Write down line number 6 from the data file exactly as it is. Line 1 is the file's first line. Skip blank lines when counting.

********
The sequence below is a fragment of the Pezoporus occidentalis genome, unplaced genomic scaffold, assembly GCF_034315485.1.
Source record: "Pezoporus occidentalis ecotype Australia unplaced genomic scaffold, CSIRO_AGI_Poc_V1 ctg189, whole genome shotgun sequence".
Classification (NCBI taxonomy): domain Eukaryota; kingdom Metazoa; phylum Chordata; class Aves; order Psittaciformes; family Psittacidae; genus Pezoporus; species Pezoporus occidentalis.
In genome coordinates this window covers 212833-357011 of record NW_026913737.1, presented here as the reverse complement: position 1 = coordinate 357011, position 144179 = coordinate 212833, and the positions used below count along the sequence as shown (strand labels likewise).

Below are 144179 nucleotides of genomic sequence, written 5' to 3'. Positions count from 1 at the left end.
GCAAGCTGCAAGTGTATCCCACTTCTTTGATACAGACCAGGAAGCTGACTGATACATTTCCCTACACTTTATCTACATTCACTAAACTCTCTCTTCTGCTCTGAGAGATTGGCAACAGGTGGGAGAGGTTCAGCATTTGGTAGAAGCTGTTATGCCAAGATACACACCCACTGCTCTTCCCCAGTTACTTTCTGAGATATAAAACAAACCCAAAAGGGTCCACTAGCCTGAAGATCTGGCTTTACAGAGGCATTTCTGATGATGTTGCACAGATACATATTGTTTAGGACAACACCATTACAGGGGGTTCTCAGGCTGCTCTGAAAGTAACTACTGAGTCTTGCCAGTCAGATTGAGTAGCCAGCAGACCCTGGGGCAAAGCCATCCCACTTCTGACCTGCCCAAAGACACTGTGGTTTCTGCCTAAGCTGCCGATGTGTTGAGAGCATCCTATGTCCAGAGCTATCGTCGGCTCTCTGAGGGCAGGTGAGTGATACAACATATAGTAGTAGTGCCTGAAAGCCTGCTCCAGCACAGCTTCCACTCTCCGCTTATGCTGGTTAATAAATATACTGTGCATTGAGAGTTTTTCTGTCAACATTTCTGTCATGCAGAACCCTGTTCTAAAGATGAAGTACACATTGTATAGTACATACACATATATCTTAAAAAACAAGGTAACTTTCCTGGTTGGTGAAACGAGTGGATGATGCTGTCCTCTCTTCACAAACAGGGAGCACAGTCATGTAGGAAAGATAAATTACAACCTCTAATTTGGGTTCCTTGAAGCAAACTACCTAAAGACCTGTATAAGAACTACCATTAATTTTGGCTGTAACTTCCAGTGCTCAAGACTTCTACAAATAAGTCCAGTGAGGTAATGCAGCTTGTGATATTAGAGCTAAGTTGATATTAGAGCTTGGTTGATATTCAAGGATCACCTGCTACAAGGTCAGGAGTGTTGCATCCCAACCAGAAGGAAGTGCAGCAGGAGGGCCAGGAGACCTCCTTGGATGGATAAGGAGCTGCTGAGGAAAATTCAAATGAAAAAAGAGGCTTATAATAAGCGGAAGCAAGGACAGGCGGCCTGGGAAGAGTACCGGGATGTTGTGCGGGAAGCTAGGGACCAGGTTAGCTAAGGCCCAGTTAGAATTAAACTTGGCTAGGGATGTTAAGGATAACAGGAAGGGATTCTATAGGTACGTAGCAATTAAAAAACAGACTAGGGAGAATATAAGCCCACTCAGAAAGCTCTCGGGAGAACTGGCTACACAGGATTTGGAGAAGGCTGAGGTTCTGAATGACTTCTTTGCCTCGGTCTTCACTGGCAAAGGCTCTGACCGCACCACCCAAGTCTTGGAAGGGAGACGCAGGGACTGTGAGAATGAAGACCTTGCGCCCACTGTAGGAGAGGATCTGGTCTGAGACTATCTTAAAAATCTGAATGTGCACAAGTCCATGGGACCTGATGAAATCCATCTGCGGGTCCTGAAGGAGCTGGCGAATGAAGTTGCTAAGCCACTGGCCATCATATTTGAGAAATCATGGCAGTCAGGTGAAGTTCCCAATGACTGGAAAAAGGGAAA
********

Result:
GCAAGCTGCAAGTGTATCCCACTTCTTTGATACAGACCAGGAAGCTGACTGATACATTTCCCTACACTTTATCTACATTCACTAAACTCTCTCTTCTGCTCTGAGAGATTGGCAACAGGTGGGAGAGGTTCAGCATTTGGTAGAAGCTGTTATGCCAAGATACACACCCACTGCTCTTCCCCAGTTACTTTCTGAGATATAAAACAAACCCAAAAGGGTCCACTAGCCTGAAGATCTGGCTTTACAGAGGCATTTCTGATGATGTTGCACAGATACATATTGTTTAGGACAACACCATTACAGGGGGTTCTCAGGCTGCTCTGAAAGTAACTACTGAGTCTTGCCAGTCAGATTGAGTAGCCAGCAGACCCTGGGGCAAAGCCATCCCACTTCTGACCTGCCCAAAGACACTGTGGTTTCTGCCTAAGCTGCCGATGTGTTGAGAGCATCCTATGTCCAGAGCTATCGTCGGCTCTCTGAGGGCAGGTGAGTGATACAACATATAGTAGTAGTGCCTGAAAGCCTGCTCCAGCACAGCTTCCACTCTCCGCTTATGCTGGTTAATAAATATACTGTGCATTGAGAGTTTTTCTGTCAACATTTCTGTCATGCAGAACCCTGTTCTAAAGATGAAGTACACATTGTATAGTACATACACATATATCTTAAAAAACAAGGTAACTTTCCTGGTTGGTGAAACGAGTGGATGATGCTGTCCTCTCTTCACAAACAGGGAGCACAGTCATGTAGGAAAGATAAATTACAACCTCTAATTTGGGTTCCTTGAAGCAAACTACCTAAAGACCTGTATAAGAACTACCATTAATTTTGGCTGTAACTTCCAGTGCTCAAGACTTCTACAAATAAGTCCAGTGAGGTAATGCAGCTTGTGATATTAGAGCTAAGTTGATATTAGAGCTTGGTTGATATTCAAGGATCACCTGCTACAAGGTCAGGAGTGTTGCATCCCAACCAGAAGGAAGTGCAGCAGGAGGGCCAGGAGACCTCCTTGGATGGATAAGGAGCTGCTGAGGAAAATTCAAATGAAAAAAGAGGCTTATAATAAGCGGAAGCAAGGACAGGCGGCCTGGGAAGAGTACCGGGATGTTGTGCGGGAAGCTAGGGACCAGGTTAGCTAAGGCCCAGTTAGAATTAAACTTGGCTAGGGATGTTAAGGATAACAGGAAGGGATTCTATAGGTACGTAGCAATTAAAAAACAGACTAGGGAGAATATAAGCCCACTCAGAAAGCTCTCGGGAGAACTGGCTACACAGGATTTGGAGAAGGCTGAGGTTCTGAATGACTTCTTTGCCTCGGTCTTCACTGGCAAAGGCTCTGACCGCACCACCCAAGTCTTGGAAGGGAGACGCAGGGACTGTGAGAATGAAGACCTTGCGCCCACTGTAGGAGAGGATCTGGTCTGAGACTATCTTAAAAATCTGAATGTGCACAAGTCCATGGGACCTGATGAAATCCATCTGCGGGTCCTGAAGGAGCTGGCGAATGAAGTTGCTAAGCCACTGGCCATCATATTTGAGAAATCATGGCAGTCAGGTGAAGTTCCCAATGACTGGAAAAAGGGAAA